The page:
If anyone at Steorn is reading this, and if in fact you do believe that Orbo works as claimed, please reconsider this strategy. If the Orbo does generate energy, a few millimeters of epoxy will not get in the way of companies determined to uncover how it works. But that epoxy, and the attitude of secrecy that it represents, is actively hindering people who want to find out if Orbo works, who are hoping to find evidence that it pulls off the miracle you claim it does. As I understand it, Steorn’s reserves are running short and its ability to keep itself afloat depends on Orbo being taken seriously in short order. There are probably thousands of people who’ve been following your story, who want your claims to be true, who just need to see concrete evidence for themselves. Sell them, sell us your power cells directly so we can run the simple tests that will tell us whether they work — and then find all kinds of applications for them. Once they’re out there, if they work, there will be no end to the noise people make about them, and the products people will want to license them for. Sealing them up in epoxy won’t keep their workings secret, but will deter honest attempts to find out whether they work at all. Unless that’s just what you want, I hope you will reconsider.

9 thoughts on “Updates on OGirl’s OPhone and Acland’s OCube, and an open plea to Steorn

  1. Come on guys. If it looks like a lemon and tastes like a lemon, it’s unlikely to be anything but.

    A couple of times Shaun has been quoted as saying that the ability of the company to be maintained going forward is wholly dependent upon the goodwill and belief of the shareholders and them investing more money in the company. That popped out as more of a point that was suggesting that he would be happier with the investors ‘believing’ that the ‘best attempt’ had been made at marketing the product and it having failed, chalking up the loss to ‘life’, and moving on, everyone the ‘wiser’. After 15+ years, I can’t imagine a happier outcome for someone who hadn’t actually made the product that has been touted. I reckon that is his end game, hence him having a couple of reference users who are using it ‘as advertised’ while the real testers getting blocked and stymied at every turn. Create a muddle, let it die in a very messy, confused fashion, and plug that one idea that it was a non-hit that should have been.

    It also seems strange that they moved the orbo from mechanical to eventually electrical other than to obfuscate people potentially finding out how it didn’t work.

    One of the funny things is the level of intelligent people who are following this. It has continued over a significant segment of our lives which makes it a nice event. It’ll be a shame for it to fade away after this.

    There are no solvents for the epoxy that would help him remove it?

  2. I feel quite confident that that “jury” was not going to come back in favor of Steorn under any circumstances. They would have found (or made) a way to creatively interpret the findings to be against Steorn. Did reason matter when respected academic psychiatrist John Mack shot his reputation to hell by coming out, publicly, and claiming that he believed that some people really are getting abducted by aliens? Of course not. Most everyone just used whatever stupid excuse they could think of to dismiss him – many without even looking at his evidence and reasoning. Well, it was the same with that “jury.” Those “jury” members weren’t about to admit, at risk to their personal reputations, that they, and centuries of mainstream scientific wisdom, had been wrong. Christ, one of those “jury” members, Michio Kaku, called the Steorn dudes frauds on national television without even knowing much about Steorn! I think that the Steorn dudes were not smart to think that there was anything greater than a snowball’s chance in hell that the “jury” was going to rule in favor of Steorn, and I think that Shaun kinda sorta admitted that when Shaun said that the Steorn dudes wasted years trying to convince the scientific community when the Steorn dudes should have been focusing on the end user.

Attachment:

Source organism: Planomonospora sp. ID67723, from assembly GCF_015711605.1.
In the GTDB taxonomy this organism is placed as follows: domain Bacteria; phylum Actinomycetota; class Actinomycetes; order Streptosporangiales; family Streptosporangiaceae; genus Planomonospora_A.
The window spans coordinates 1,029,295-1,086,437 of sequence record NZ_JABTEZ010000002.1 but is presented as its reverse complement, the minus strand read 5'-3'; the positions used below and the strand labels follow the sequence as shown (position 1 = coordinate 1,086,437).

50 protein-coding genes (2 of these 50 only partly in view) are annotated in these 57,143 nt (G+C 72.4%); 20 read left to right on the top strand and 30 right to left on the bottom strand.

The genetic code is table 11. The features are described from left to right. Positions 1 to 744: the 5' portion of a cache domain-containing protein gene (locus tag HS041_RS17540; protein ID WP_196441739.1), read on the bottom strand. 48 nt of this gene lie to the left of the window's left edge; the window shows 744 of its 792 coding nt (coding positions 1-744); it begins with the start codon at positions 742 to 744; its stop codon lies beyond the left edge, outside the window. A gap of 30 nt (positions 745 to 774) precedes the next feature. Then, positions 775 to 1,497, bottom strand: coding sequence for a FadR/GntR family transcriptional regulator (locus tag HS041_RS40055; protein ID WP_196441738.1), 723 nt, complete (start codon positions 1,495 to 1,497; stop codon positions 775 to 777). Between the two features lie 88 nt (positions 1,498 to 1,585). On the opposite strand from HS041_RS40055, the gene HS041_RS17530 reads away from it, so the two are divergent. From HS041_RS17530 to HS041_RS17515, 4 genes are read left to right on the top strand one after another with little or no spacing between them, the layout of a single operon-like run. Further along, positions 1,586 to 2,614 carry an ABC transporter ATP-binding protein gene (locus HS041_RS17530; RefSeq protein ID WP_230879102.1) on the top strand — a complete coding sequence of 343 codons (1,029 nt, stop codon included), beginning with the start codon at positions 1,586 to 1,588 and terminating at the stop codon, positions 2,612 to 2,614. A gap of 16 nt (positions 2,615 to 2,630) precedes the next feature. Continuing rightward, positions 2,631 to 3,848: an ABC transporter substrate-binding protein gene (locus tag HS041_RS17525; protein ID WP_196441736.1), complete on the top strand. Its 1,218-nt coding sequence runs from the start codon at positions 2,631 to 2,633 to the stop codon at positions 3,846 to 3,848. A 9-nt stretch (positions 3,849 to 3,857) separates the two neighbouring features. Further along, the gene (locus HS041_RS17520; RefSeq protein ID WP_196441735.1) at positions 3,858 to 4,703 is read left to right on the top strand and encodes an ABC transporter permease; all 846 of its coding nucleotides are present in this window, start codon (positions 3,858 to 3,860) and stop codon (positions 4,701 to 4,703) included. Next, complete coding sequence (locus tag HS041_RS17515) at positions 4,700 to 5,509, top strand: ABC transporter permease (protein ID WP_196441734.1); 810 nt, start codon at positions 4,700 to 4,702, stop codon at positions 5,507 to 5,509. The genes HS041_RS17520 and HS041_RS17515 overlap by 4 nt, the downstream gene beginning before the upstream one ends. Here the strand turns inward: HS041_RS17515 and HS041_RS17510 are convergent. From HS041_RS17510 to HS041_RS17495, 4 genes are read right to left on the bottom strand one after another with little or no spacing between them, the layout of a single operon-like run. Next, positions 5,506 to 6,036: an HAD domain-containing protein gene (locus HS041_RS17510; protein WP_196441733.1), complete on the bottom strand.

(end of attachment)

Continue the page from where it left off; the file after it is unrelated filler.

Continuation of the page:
Another point that I want to make is that I think that we should be cautious about drawing conclusions about the “real” oCubes by looking at Acland’s “test subject” oCube. That makes me think about your oCube, Michael, and a question. So, Michael, are you planning on opening up your oCube?

    • I agree that there is a lot of ideological thinking in science just as there is everywhere else. That said, I disagree in several respects:

      1) The head of the jury, Ian MacDonald, has been very open about his experiences on the jury, and for a while was an active member of a forum that discusses Orbo (see http://www.moletrap.co.uk/forum/search.php?PostBackAction=Search&Keywords=ian+macdonald&Type=Comments&btnSubmit=Search). The impression I got from what he said is that he and the other members were willing to accept Steorn’s claims if shown evidence. Steorn seemed to expect that the jury members would replicate Orbo on their own, based on Steorn’s instructions, to prove it to themselves. Before committing that level of time to the project, though, the jury asked to be shown a working Orbo. They even traveled to the Steorn offices once for the demonstration, but the Orbo wasn’t working that day. According to them, they were never shown a working original Orbo (perpetual motion type). It’s a matter of opinion, but I think the jury was honest and would have given a positive verdict if allowed to test a working device.

      2) Even Shaun McCarthy doesn’t blame the jury. In the recent Irish Times interview he said, “At the end of the day the failure of the jury process wasn’t a failure of the jury, it was a failure of Steorn. We set this up, we went, ‘come on prove us wrong.’ And they said, ‘well, you can’t prove yourself right.'”